Risks and Risk reducers of Alzheimer’s – Anyone who has seen the effects of Alzheimer’s Disease will be motivated to keep an eye on risk factors. Having risk factors does not mean you will get Alzheimer’s Disease, but having those factors can increase the chances of dealing with dementia in later life. Let’s face it, you’re not going to change all the risk factors in your life all at once. So you may want to tackle one section or even one paragraph in this article at a time. Making little but lasting changes tends to make us healthier anyway.

Risk Factors you can’t control

Aging and genetics are among the biggest risk factors. Some factors that cannot be controlled are being a woman, air pollution, and brain trauma. Not much we can do there aside from hanging up the boxing gloves.

Other risk factors, though, can be reduced through lifestyle changes. These include obesity, diabetes, hypertension, smoking, depression, excessive alcohol use, chronic inflammation, lack of exercise, poor diet, social isolation, hearing loss (which creates social isolation), and lack of cognitive engagement. (https://alzheimer.ca/en/about-dementia/how-can-i-prevent-dementia/risk-factors-dementia)

Age is the greatest risk factor. Alzheimer’s Disease, also known as Type 3 Diabetes, is more frequently diagnosed in older adults. The longer you live, the more at risk for the disease. After age 85, your risk increases considerably, though many people live into their 90s with no signs of dementia. Statistics say one in ten people over the age of 65 will be impacted by the disease, and one in three over the age of 85. (https://www.alz.org/alzheimers-dementia/what-is-alzheimers/causes-and-risk-factors) (I don’t know if you’ve noticed, but 65 is young! Eighty-five doesn’t even seem old anymore.)

Genetics is another factor in being at risk for Alzheimer’s. Humans have about 20,000 genes that come in pairs, one set from each parent. Scientists have identified 70 genes that carry elements of dementia risk. (https://www.nia.nih.gov/health/alzheimers-disease-genetics-fact-sheet#two) However, just because a person has a family history of Alzheimer’s does not mean they will get Alzheimer’s. It simply means they are at higher risk. Women are also more likely to develop Alzheimer’s as they age.

If you’re a 65-year-old female with a family history of dementia, don’t panic. Research is showing exciting new evidence that supports lifestyle changes as a way to keep our brains working better longer. The next Alzheimer’s two sections will focus on food and daily habits that can make a tremendous difference in fighting the biggest challenges of growing older.

Risk Reducer for Alzheimer’s #1 – Diet

While we can’t control our age (or sometimes even act our age!) or the makeup of our DNA genetic strands, another factor in being at risk for Alzheimer’s is related to lifestyle. Everyone knows we need to eat healthier, but the latest research puts some “meat on the bones”—so to speak—of the argument for better food choices. I’ve included links to reliable sources should you choose to read further on any of these topics.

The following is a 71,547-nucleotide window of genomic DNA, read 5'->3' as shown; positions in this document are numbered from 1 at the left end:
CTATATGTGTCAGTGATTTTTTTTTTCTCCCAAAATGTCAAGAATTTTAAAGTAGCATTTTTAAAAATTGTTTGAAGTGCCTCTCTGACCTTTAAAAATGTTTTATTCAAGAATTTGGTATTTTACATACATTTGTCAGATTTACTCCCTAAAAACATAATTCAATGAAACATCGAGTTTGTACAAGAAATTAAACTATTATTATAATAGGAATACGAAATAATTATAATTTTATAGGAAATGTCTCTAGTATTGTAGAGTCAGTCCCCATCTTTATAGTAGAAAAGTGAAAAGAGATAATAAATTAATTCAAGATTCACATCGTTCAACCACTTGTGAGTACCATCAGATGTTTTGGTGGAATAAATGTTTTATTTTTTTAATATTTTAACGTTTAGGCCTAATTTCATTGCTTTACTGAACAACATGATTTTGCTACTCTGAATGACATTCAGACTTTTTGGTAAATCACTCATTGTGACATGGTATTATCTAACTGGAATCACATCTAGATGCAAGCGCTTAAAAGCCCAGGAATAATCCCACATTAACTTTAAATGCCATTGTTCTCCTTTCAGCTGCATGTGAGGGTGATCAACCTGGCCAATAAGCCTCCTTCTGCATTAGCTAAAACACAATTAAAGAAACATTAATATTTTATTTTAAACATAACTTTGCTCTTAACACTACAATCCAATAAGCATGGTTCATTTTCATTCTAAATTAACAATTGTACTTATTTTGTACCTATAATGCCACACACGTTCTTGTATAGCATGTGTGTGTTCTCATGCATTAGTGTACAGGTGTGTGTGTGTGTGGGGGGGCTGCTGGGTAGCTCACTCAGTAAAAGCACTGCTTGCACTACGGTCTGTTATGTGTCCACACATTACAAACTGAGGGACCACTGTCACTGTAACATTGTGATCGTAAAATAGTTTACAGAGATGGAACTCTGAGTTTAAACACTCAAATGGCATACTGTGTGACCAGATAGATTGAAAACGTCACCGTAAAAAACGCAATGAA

According to emerging research, a unifying factor in the development and progression of diabetes, heart conditions, Alzheimer’s, and obesity is the role of insulin. Insulin is a pancreatic hormone that regulates metabolism, maintains glucose levels, and promotes cell growth. Insulin resistance inhibits the normal workings of the process, causing synaptic breakdown in the brain and inflammation throughout the body. This insulin resistance leads to— guess what—diabetes, heart conditions, cancer, Alzheimer’s, and obesity. (The Role of Insulin – S. Ferreira, L. S., Fernandes, C. S., N. Vieira, M. N., & De Felice, F. G. (2017). Insulin Resistance in Alzheimer’s Disease. Frontiers in Neuroscience, 12. https://doi.org/10.3389/fnins.2018.00830)

Let’s look at a few factors that can reduce insulin resistance and make the body work more efficiently:

The question of food is highly controversial. Some research supports a high-healthy-fat diet and a low amount of carbohydrates. (https://pubmed.ncbi.nlm.nih.gov/35718870/) Other research says a high-carb diet tends to create healthier insulin function so long as the carbs are low GI foods (https://www.healthline.com/nutrition/low-glycemic-diet#foods-to-eat) or resistance starches like oats, barley, brown rice, beans, peas, and raw potatoes. (Sorry, but greasy fried potatoes didn’t make anyone’s list of disease-fighting foods.) (https://www.healthline.com/nutrition/9-foods-high-in-resistant-starch#The-bottom-line)  Diets that show a reduction of disease and dementia risk generally include lots of vegetables, fruits, nuts, and fish but very little meat, sweets, and dairy foods. (https://alzheimer.ca/sites/default/files/documents/Risk-factors_Alzheimer-Society-Canada.pdf)

Nearly all research shows a reduction in sugar intake lowers the risks of diabetes, heart disease, Alzheimer’s, and cancer. You have to watch out for sugar. The natural kind appears in pasta, bread, potatoes, and many fruits. Artificial sweeteners are still in the “Is it good or bad?” clinical research category. Sucrose, an exceptionally sweet-tasting sugar has long-term negative effects on insulin resistance. It also has been shown to change DNA, decrease good gut bacteria, and increase inflammation. (https://usrtk.org/sweeteners/sucralose-emerging-science-reveals-health-risks/)

High-fat diets (especially high trans-fat and saturated fats) contribute to insulin resistance. (https://www.mayoclinic.org/diseases-conditions/high-blood-cholesterol/in-depth/trans-fat/art-20046114) Eliminating or cutting back on these foods can reduce joint pain and inflammation, lower blood pressure, and decrease depression. Don’t shoot the messenger, but these are foods you should probably give only to your meanest neighbors – butter, baked goods, red meat, whole milk, heavy creams, most fried foods, and ice cream. I weep even as I write this. (https://www.webmd.com/diet/foods-high-in-saturated-fat)